Effect of Ketamine and Fentanyl in Combination with Midazolam and Propofol during Outpatient Colonoscopy-A Randomised Controlled Trial

Upadya, Madhusudan and *, Neeta S. and Brar, Gagan and Kulkarni, Anand and Chacko, Jose (2018) Effect of Ketamine and Fentanyl in Combination with Midazolam and Propofol during Outpatient Colonoscopy-A Randomised Controlled Trial. Journal of Clinical and Diagnostic Research, 12 (9). UC05-UC09. ISSN 0973-709X

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Abstract

Introduction: There are various methods for sedation in colonoscopies and ketamine has been found to be an effective alternative drug for sedation. Aim: To compare the efficacy and haemodynamic stability of lower dose of ketamine and fentanyl co-administered with midazolam and propofol for colonoscopies. Materials and Methods: Sixty American Society of Anaesthesiologists (ASA) I-II patients undergoing colonoscopies were randomised into 2 groups. Group I (n=30) (Fentanyl group) was assigned to receive midazolam 20μg/kg, propofol and fentanyl 2μg/kg. Group II (n=30) (Ketamine group) was assigned to receive midazolam 20μg/kg, propofol and ketamine 0.5mg/kg. The parameters measured include haemodynamic stability, recovery, pain scores and endoscopists satisfaction. All statistical analysis was carried out using Medcalc Statistical Software version 11.0 (Medcalc Software bvba, Belgium). Results: The time to full sedation in the ketamine group was significantly less than that in the fentanyl group (18.3±2.7 seconds Vs 22.4±2.2 seconds). Patients belonging to the ketamine group had a significantly shorter recovery time compared to those in the fentanyl group (5.8±1.4 Vs 8.0±1.9 minutes). Overall patient satisfaction was significantly higher with the use of ketamine. Patients were haemodynamically more stable with a lower incidence of hypotension in ketamine group. Conclusion: The present study shows that midazolam/ketamine /propofol combination provides adequate levels of analgesia and sedation, quicker recovery and has “propofol sparing” effect.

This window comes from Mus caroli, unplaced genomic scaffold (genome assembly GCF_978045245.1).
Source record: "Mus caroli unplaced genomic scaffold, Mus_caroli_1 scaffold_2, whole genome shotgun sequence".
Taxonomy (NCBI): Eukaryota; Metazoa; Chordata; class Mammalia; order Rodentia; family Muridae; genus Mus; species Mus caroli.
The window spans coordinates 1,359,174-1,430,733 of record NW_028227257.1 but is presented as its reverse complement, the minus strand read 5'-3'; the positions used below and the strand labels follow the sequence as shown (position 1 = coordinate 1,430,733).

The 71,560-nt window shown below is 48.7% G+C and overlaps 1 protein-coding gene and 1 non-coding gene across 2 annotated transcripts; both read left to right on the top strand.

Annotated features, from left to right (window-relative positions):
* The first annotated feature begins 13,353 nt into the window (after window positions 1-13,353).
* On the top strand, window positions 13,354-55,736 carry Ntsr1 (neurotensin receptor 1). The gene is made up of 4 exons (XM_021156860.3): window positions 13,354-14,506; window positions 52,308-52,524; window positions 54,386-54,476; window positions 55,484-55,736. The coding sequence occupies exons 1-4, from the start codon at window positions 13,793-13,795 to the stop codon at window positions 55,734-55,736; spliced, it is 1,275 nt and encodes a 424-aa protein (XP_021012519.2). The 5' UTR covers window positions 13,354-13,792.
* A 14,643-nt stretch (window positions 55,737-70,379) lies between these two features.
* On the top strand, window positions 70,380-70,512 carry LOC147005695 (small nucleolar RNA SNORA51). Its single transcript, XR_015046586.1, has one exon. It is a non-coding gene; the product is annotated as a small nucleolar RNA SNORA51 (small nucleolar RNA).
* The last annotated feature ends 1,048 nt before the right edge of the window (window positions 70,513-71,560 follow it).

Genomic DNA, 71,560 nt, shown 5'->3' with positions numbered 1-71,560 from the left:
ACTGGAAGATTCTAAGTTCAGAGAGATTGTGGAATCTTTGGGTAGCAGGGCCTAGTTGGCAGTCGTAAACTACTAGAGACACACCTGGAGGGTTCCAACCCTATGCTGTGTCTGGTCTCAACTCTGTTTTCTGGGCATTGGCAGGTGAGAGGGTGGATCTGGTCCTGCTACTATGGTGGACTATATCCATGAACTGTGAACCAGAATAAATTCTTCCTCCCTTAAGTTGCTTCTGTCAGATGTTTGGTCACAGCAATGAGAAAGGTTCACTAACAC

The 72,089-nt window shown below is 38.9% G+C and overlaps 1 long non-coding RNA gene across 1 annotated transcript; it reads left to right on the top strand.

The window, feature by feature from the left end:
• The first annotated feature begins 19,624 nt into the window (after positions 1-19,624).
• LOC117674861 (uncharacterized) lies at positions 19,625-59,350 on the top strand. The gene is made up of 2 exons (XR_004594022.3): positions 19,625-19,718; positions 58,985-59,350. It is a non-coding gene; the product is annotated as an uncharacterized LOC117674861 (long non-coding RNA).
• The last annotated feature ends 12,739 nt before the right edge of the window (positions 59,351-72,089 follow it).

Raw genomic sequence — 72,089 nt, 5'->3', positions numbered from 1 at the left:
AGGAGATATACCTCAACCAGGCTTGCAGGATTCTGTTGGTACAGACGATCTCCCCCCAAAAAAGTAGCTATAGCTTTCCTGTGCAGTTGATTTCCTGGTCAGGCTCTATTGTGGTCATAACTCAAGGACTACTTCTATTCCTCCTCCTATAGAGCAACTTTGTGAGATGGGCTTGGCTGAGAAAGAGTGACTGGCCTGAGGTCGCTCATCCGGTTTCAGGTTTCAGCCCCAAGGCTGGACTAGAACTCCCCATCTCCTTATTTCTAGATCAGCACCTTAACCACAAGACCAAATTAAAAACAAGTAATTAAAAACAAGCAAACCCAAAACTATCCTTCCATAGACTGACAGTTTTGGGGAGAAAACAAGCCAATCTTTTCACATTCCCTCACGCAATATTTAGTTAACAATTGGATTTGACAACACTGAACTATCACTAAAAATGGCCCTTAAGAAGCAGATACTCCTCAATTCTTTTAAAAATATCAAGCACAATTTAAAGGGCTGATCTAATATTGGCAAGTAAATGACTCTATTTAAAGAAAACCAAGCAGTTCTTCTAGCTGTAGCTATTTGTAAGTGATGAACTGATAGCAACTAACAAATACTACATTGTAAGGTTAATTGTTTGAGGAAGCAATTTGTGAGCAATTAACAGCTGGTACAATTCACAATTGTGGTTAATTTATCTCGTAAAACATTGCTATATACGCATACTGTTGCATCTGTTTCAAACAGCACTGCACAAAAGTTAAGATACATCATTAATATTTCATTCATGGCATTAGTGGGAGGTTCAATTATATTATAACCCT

Item Type: Article
Uncontrolled Keywords: Anaesthesia, Analgesia, Recovery, Sedation
Subjects: Medicine > KMC Mangalore > Anaesthesiology
Depositing User: KMCMLR User
Date Deposited: 03 Sep 2018 04:58
Last Modified: 03 Sep 2018 04:58
URI: http://eprints.manipal.edu/id/eprint/151925

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